Whether it’s exploring geoglyphs in the desert escorted by Johny Isla, director of the Palpa – Nazca project, walking through the less known areas of Machu Picchu with Oscar Montufar, or going on a birdwatching expedition with Fernando Angulo, our network of specialist play a key role to connect our guests with the soul of our country. 

These specialists don’t have tourism as their primary occupation. They are archaeologists, historians, biologists, photographers, chefs, birdwatchers, and master artisans who are always happy to share their deep knowledge on a particular field. For travelers willing to really get immersed in a specific topic, we can organize exclusive experiences with these and many other specialists all over the country.

Regulo Franco, Director of El Brujo Complex

Regulo Franco
Archaeologist & Lady of Cao Discoverer

Regulo Franco, Director of El Brujo Complex and the Museo de Cao, is an archaeologist who dedicated the last 35 years to studying the Moche culture. In 2006, Regulo and a team of archaeologists discovered one of the most important findings of the last centuries, a woman ruler: The Lady of Cao. Regulo was also involved for more than 10 years in the studies of the old Temple of Pachacamac, one of the most important pre-Inca sites on the Peruvian coast. Exploring El Brujo with Franco is not just the perfect master class about the Moche society but an inspiring way to travel through history and better understand the ancient Peruvian civilizations.

Primitivo Evan, Tablas de Sarhua Master Artisan

Primitivo Evanan
Tablas de Sarhua Master Artisan

Considered as the father of the Tablas de Sarhua, Primitivo, is a “Persona Meritoria de la Cultura”, an award is only given to those who have had an outstanding career protecting, preserving, and promoting our country’s national heritage. Primitivo was born in the small town of Sarhua in the Central Andes of Peru. At the age of eight, he started painting Tablas de Sarhua. These large painted wooden logs are offered as a gift when a couple gets married. Primitivo played an essential role in promoting this art beyond his town until it was declared as the Cultural heritage of the Nation. For Peruvian Soul, it’s always an honor to be the link between travelers and him.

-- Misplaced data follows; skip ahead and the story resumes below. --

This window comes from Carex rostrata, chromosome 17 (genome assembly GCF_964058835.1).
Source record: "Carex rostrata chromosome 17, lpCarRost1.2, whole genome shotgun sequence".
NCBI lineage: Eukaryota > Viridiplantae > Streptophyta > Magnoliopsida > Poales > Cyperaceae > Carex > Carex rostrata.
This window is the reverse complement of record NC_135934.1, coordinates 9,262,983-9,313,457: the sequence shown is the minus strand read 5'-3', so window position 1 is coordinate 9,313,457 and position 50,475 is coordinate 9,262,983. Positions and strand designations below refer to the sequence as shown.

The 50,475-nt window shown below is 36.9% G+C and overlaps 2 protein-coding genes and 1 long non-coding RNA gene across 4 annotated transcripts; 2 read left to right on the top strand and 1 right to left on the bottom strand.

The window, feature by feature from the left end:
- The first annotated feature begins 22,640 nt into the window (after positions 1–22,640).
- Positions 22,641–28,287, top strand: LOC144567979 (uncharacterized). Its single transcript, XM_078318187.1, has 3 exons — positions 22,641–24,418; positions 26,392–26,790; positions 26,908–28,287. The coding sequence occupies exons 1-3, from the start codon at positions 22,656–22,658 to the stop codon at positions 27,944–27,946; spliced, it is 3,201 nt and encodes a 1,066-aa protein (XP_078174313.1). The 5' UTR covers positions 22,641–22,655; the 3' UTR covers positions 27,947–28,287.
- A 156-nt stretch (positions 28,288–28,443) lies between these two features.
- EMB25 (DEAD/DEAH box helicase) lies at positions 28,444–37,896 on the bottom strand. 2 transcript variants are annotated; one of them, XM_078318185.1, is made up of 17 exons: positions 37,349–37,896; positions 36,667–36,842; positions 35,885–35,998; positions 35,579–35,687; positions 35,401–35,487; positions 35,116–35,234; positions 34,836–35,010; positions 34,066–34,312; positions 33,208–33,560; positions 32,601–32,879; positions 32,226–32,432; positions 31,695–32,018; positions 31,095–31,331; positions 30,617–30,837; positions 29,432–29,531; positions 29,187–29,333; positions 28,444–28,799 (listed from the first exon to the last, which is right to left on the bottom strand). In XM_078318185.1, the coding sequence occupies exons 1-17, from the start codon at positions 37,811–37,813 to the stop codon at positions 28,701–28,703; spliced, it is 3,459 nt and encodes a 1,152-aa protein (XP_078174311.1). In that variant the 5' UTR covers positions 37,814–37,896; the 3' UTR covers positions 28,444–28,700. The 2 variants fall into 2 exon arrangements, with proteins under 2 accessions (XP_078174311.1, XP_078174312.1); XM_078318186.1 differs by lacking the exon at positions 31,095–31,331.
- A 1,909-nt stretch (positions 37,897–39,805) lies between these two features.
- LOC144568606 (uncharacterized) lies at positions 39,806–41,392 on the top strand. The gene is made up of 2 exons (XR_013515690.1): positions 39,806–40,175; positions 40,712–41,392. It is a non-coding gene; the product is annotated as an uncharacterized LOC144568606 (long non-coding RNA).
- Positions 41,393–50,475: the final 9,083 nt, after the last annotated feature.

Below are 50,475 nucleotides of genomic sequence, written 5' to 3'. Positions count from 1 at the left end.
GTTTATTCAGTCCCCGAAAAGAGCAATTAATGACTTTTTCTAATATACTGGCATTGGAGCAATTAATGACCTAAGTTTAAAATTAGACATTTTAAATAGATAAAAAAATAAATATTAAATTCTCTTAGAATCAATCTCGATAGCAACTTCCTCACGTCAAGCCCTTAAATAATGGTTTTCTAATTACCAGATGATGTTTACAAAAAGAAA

Oscar Montufar Latorre, Qhapac Ñan expert

Oscar Montufar Latorre
Qhapac Ñan Expert

Having worked more than 18 years in the Ministry of Culture as head of Sacsayhuaman, Ollantaytambo, Moray, and other archaeological parks, makes Oscar one of the most influential archaeologists of Cusco. Besides this, Oscar has been a resident archaeologist for more than 8 years in the Qhapac Ñan Project, the Inca road network leading to the Sanctuary of Machu Picchu. No one better than Oscar to better understand the complex 35,000 km of the Qhapac Ñan. Oscar is the Head of the Peruvian Service for Natural Protected Areas at the Machu Picchu Sanctuary. He has the challenge to manage tourism while assuring the protection of the area’s natural biodiversity.

Fernando Angulo, Expert Birdwatcher

Fernando Angulo
Expert Birdwatcher

Fernando is one of the most recognized Peruvian ornithologists and principal researchers at Centro de Ornitología y Biodiversidad (CORBIDI) in Lima. Fernando’s passion for birdwatching started at a very young age. It made him dedicate his life working on scientific research to better understand the bird species, its distribution, habitat, population, and behavior. The extensive work and contributions of Fernando earned him the Carlos Ponce Award. This award recognizes professional work aimed at safeguarding biological diversity. It’s always an honor to count on Fernando as a birdwatching guru for our travelers.

Johny Isla, Director of the Nazca - Palpa Project

Johny Isla
Director of the Nazca – Palpa Project

Johny Isla is a Peruvian archaeologist who dedicated most of his life to research the early cultural development on the southern coast of Peru, especially in the Palpa and Nazca valleys. Since 2015 Johny has been working in the Ministry of Culture as Director of the Palpa – Nazca project. His work has led him to the discovery of about 50 figures in the hills of Palpa. One of the last ones was at the end of 2019 when they were looking for a natural viewpoint and accidentally discovered a 37-meter long figure of a feline at the slopes of a hill. This discovery was featured all around the world in specialized magazines such as National Geographic.


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